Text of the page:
Why NHS BME Network
The NHS in accordance with the public sector Equality Duty of the Equality Act 2010 is required to have due regard to (i) the elimination of discrimination (ii) the promotion of equality of opportunity and (iii) the fostering of good relations between people from different ethnic groups. However, despite its legal obligation all the available evidence shows that BME equity in the NHS is far from a reality.
The Macpherson report published in February 1999, following an inquiry into the death of Stephen Lawrence on 22 April 1993, concluded that the investigation into the killing “had been marred by a combination of professional incompetence, institutional racism and a failure of leadership”. A total of 70 recommendations designed to show zero tolerance for racism in society were made.
The Race Relations Act 1976 was amended to give rise to the Race Relations Amendment Act 2000 and with that a call for public bodies to address the institutional racism that exists. In 2004 the then NHS Chief Executive Sir Nigel Crisp (now Lord Crisp) published his Ten Point Race Equality Plan and announced that the NHS and the then Department of Health (DH) would give greater prominence to race equality and as such strive to reduce health inequalities; making race an important dimension of health strategy and target recruitment and development opportunities at BME people in recognition that their skills are often underused. At the same time the DH produced guidelines for the establishment of local BME Networks in every NHS organisations to assist organisations to deliver on their statutory obligations.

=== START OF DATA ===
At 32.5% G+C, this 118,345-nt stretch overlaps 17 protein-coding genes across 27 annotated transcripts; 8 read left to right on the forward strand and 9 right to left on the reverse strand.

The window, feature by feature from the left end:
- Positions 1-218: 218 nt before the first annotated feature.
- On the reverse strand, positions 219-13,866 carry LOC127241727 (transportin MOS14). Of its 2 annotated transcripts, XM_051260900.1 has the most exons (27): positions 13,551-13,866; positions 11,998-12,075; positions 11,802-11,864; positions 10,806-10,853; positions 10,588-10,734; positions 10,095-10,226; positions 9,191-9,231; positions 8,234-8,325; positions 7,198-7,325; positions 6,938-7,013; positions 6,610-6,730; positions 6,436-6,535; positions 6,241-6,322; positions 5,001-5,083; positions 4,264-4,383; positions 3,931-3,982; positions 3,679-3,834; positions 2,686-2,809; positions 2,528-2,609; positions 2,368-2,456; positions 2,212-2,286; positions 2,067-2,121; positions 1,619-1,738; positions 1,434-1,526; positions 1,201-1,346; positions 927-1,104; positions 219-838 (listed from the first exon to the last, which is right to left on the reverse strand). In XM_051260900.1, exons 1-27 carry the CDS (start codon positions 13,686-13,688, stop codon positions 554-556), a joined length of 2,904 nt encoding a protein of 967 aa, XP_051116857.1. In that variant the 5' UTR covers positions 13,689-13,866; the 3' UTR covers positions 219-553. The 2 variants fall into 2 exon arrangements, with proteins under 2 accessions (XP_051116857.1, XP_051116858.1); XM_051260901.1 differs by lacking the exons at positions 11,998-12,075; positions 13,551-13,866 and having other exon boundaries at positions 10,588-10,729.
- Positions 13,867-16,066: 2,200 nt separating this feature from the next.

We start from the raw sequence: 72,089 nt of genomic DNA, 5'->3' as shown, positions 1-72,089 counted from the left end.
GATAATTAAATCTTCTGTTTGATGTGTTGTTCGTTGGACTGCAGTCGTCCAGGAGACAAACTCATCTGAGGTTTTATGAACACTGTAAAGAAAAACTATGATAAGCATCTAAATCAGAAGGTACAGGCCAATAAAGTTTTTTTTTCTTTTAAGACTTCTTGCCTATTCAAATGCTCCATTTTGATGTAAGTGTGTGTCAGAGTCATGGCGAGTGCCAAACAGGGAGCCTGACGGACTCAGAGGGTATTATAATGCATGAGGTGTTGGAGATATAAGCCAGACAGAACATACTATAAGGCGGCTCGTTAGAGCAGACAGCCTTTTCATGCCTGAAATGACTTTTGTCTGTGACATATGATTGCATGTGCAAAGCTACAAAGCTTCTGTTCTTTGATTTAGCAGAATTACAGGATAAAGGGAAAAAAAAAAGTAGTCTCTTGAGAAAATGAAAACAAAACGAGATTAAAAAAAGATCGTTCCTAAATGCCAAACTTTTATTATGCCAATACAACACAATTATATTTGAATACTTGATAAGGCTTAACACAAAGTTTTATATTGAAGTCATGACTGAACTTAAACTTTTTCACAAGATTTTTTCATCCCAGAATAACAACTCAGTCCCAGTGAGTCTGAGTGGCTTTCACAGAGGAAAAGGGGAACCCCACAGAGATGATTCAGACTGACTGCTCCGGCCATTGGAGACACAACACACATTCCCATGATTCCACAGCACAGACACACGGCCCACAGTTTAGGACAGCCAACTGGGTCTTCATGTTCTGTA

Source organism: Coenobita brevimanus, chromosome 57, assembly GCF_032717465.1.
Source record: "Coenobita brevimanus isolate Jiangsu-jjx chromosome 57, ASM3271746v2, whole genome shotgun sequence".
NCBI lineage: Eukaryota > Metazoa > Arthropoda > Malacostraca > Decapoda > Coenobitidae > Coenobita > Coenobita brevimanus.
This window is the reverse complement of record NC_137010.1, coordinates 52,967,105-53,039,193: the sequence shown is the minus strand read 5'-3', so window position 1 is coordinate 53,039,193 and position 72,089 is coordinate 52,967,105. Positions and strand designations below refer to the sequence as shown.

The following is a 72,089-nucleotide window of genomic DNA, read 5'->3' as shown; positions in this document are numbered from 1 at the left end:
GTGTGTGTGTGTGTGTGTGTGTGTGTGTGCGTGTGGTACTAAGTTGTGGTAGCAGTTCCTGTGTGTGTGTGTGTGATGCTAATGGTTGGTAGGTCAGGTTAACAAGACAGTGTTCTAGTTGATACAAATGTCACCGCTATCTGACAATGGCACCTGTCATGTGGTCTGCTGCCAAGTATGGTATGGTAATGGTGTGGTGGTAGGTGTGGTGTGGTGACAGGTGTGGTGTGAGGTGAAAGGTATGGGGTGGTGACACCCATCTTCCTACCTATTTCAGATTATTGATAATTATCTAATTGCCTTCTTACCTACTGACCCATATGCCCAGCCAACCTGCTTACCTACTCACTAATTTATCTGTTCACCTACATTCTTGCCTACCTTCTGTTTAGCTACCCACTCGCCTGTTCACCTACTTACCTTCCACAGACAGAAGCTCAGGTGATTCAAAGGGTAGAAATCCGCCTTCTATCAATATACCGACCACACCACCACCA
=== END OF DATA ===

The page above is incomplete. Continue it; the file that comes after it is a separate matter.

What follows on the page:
It was on 24 September 2004 that the BME Network in Brighton was launched and was privileged to have Lord Crisp together with Baroness Lawrence and others attend.In 2007 the local BME Network led on the establishment of a regional Network the South East Coast BME Network and its Chair, Dr Vivienne Lyfar-Cissé, undertook the first race equality review in the NHS the South East Coast Race Equality Review published in 2008 and covered exclusively by the Health Service Journal. All the subsequent race reviews reports since that time have shown that very little, if anything, has changed for BME people as staff and patients of the NHS. The Regional Network then led on the establishment of the national Network, the NHS BME Network, in 2010.
It is a fact that the NHS has been in denial about the institutional racism that exists for decades.Sadly, it has taken the disproportionate deaths of BME people as a result of COVID-19 to finally expose the racism in the NHS which has blighted the lives of BME people (staff and patients) for decades. However, it is also evident that real change will only happen with a large-scale dismantling of the advantage, privilege and structural inequality that currently exists. It is also evident that BME people as the beneficiaries of the race equality duty will need to ‘stand up’ and be counted. As such the NHS BME Network will champion the BME and be the ‘independent and effective voice’ for BME people that it was established to be.